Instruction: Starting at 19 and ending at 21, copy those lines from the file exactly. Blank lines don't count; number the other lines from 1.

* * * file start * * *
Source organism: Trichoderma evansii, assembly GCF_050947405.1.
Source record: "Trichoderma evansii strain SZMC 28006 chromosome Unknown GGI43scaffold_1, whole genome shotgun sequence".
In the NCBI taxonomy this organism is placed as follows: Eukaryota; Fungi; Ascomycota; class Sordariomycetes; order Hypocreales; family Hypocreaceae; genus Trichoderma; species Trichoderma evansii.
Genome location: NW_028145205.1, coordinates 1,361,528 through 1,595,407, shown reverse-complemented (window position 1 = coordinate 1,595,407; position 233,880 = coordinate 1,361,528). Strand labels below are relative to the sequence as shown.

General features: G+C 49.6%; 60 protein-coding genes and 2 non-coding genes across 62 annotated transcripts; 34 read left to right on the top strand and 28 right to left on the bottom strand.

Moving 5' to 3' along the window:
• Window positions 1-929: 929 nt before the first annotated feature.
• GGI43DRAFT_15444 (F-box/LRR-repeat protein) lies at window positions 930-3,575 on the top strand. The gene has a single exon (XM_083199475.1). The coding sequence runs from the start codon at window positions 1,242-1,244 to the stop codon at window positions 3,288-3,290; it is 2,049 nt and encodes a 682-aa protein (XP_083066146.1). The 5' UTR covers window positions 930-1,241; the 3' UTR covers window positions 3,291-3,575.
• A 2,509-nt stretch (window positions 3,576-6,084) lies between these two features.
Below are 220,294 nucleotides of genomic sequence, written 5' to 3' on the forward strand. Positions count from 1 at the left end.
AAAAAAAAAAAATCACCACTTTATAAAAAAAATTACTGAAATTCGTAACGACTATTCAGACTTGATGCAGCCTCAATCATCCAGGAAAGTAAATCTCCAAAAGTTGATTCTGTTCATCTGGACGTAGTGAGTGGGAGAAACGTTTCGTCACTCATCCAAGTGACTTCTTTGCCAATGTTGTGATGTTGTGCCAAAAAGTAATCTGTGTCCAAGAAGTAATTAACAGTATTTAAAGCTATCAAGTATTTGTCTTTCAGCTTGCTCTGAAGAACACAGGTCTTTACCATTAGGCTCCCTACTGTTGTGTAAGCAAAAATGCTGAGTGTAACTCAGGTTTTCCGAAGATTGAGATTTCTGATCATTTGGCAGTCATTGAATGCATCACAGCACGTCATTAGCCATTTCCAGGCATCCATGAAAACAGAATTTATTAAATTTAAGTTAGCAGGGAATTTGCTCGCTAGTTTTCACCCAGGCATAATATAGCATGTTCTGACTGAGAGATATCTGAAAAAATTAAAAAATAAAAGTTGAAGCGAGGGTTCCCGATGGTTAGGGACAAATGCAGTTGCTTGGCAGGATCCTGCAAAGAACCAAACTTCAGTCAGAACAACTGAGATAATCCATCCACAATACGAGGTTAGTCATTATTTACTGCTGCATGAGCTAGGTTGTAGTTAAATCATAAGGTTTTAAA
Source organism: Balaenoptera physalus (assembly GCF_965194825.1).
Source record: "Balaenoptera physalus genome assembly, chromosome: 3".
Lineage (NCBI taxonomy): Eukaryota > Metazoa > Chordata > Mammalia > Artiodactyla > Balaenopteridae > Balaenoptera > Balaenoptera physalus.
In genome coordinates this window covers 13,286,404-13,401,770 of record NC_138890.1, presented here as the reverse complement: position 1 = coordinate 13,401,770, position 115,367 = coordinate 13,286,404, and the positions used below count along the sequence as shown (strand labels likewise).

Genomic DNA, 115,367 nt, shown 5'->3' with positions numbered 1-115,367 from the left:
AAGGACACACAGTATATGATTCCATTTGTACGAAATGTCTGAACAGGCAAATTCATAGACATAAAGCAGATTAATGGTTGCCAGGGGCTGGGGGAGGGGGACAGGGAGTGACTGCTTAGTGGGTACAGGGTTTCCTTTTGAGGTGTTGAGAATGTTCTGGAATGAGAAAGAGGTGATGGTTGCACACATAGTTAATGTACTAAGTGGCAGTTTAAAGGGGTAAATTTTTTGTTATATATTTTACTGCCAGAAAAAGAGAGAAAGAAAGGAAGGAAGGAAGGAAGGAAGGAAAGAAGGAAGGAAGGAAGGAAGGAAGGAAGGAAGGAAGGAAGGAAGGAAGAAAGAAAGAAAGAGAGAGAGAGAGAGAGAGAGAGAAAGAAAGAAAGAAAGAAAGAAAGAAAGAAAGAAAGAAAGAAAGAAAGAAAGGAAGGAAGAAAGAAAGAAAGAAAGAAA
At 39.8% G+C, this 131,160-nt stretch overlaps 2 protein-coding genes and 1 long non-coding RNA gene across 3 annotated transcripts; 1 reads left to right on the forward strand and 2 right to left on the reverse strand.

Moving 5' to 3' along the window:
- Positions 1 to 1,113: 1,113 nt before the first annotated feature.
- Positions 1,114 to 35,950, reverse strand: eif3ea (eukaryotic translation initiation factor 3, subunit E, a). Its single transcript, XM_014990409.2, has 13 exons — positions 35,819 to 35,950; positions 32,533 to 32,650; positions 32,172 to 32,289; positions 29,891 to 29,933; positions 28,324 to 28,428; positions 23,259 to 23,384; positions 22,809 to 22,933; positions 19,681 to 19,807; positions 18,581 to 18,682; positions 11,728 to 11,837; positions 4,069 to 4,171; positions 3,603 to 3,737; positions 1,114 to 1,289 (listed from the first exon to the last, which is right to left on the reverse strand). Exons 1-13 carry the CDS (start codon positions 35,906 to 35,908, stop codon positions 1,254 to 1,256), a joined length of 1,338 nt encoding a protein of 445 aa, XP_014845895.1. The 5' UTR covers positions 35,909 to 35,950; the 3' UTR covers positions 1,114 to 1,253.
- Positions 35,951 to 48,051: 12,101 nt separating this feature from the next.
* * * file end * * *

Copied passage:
Moving 5' to 3' along the window:
- Positions 1 to 1,113: 1,113 nt before the first annotated feature.
- Positions 1,114 to 35,950, reverse strand: eif3ea (eukaryotic translation initiation factor 3, subunit E, a). Its single transcript, XM_014990409.2, has 13 exons — positions 35,819 to 35,950; positions 32,533 to 32,650; positions 32,172 to 32,289; positions 29,891 to 29,933; positions 28,324 to 28,428; positions 23,259 to 23,384; positions 22,809 to 22,933; positions 19,681 to 19,807; positions 18,581 to 18,682; positions 11,728 to 11,837; positions 4,069 to 4,171; positions 3,603 to 3,737; positions 1,114 to 1,289 (listed from the first exon to the last, which is right to left on the reverse strand). Exons 1-13 carry the CDS (start codon positions 35,906 to 35,908, stop codon positions 1,254 to 1,256), a joined length of 1,338 nt encoding a protein of 445 aa, XP_014845895.1. The 5' UTR covers positions 35,909 to 35,950; the 3' UTR covers positions 1,114 to 1,253.